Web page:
Mom (91 with dementia, but generally good health) has been in a nearby nursing home since Mid-August. While there's been a lot of adjustments, and she's been moved into the quieter, calmer dementia unit, she's about the same as she was at home. We're hopeful she'll make new friends, because she was so lonely and isolated in her house after outliving her sibs, and husband of 71 years. We've had a few incidents with changes in diet etc, but on the whole, she's fine. My husband don't have to sleep with one eye/ear open anymore and have time for ourselves after three years of caregiving. Sometimes I feel guilty for NOT feeling guilty! I sure love my mom, but I know she's getting great care...MUCH more than baby-sitting! I visit her everyday, and see how well she's cared for...and have peace over our decision. Hope this helps someone trying to make the big move. ♥
This is a great article in so many ways! If what I've read on this site over the past 2 years is any accurate sample at all, then there are more parent's who want their only child or one chosen child from among the siblings to give up their life totally for their care. That type of parent either has a narcissistic or borderline personality disorder.

I agree that most caregiver guilt is largely unearned for it has been programmed into our psyches from childhood far too often by a very intrusive parent(s).

Sometimes it is programmed into our psyches via a singular application of the Bible to only mean taking care of the person yourself, at home, even if it destroys your own health, your marriage, your relationships with your own children, your own financial future for your own retirement, etc. as I've heard some propose that spouses, etc. come and go, but you only have one mom. Yes, we only have one mother, but we don't need to spend our entire adult life living in her shadow as if we don't have a life of our own.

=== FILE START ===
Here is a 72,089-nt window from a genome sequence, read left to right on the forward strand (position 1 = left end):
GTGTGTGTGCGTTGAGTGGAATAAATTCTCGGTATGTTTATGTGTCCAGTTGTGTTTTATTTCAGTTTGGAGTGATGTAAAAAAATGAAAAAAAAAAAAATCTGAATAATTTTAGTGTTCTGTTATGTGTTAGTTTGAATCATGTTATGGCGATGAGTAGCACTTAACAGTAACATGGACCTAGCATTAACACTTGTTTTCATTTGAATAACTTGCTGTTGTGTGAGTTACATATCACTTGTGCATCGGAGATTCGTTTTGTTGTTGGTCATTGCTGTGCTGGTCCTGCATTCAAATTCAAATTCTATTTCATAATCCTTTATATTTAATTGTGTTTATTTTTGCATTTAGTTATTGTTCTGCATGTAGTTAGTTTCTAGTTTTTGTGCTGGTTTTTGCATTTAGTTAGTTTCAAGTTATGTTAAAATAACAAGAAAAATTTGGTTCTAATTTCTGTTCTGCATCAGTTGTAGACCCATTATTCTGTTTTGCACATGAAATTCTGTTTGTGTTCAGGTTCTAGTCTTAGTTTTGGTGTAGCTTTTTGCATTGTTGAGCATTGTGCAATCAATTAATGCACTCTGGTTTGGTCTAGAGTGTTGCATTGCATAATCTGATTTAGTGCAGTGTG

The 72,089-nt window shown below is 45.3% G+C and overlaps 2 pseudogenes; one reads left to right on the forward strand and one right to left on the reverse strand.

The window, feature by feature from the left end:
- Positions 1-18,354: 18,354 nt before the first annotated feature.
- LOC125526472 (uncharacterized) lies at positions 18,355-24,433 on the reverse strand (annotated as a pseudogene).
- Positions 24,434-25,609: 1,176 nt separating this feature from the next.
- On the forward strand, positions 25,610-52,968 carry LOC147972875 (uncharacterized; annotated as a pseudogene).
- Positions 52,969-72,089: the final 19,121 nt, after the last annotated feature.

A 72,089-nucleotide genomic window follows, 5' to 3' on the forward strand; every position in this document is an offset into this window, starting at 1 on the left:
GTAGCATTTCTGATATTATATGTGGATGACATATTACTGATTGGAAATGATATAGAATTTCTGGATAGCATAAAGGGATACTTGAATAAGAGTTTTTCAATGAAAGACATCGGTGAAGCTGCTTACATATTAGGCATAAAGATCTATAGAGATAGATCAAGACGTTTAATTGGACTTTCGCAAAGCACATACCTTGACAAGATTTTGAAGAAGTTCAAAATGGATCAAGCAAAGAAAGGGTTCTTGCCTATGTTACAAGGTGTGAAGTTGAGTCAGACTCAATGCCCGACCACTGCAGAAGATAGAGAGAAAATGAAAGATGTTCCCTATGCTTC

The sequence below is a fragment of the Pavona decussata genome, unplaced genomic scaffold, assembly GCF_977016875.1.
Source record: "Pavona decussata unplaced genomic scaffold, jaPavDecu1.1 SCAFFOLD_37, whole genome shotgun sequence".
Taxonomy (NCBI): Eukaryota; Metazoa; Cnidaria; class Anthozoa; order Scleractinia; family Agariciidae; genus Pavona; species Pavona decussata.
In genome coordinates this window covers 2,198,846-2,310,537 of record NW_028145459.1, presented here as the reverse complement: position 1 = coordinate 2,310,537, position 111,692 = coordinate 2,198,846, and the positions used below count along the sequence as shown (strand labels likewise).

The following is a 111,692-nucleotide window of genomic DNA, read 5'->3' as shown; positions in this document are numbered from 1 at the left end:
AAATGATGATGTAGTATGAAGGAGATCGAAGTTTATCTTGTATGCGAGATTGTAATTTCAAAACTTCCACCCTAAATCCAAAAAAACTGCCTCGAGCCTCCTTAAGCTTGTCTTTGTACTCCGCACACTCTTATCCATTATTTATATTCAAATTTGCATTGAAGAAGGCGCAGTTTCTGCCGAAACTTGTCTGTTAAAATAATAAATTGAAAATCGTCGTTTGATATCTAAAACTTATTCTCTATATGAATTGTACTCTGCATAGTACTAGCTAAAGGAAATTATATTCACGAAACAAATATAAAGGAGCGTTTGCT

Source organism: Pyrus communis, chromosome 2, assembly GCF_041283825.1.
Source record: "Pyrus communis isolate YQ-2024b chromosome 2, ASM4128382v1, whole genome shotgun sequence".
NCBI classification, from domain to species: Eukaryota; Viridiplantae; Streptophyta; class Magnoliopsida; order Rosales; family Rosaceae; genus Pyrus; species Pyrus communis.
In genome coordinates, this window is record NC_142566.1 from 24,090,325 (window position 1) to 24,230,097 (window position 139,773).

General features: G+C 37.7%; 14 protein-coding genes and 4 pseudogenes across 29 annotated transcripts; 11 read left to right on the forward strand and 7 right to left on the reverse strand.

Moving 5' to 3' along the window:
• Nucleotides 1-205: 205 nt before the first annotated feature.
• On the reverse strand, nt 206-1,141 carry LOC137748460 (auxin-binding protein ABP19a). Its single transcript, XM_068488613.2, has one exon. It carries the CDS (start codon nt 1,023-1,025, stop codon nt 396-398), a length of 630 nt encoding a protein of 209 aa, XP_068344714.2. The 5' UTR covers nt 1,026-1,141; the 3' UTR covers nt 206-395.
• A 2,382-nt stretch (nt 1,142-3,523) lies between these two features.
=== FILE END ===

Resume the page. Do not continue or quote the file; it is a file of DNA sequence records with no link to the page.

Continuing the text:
I'm sorry for those who have had bad experiences with bad nursing homes, but I'm glad that my mother is in a good nursing home. I visit at various times and days without letting anyone know that I am coming. My mom tried to live at home but no matter how we approached her taking her meds on time or taking them period, she would end up at the ER again. My step-dad and his helper thought they could take care of her after she got out of rehab after a stroke. They about killed her. My mother's health has been much better in the nursing home that it ever was at home. I'm on disability myself and so is my wife, plus we have two sons in college. Her health needs are far beyond our capacity to help with.

I feel sorry for those who are still blinded by the emotional blackmail of a selfish parent(s) via the standard means of F.O.G. fear, obligation and guilt. I feel sorry for those who are enmeshed with their parent(s) and live in their shadow without a life of their own and as I read once sometimes feeling bad about being the one who is still alive and wanting mom to come back and tell them it was ok for them to have a normal life.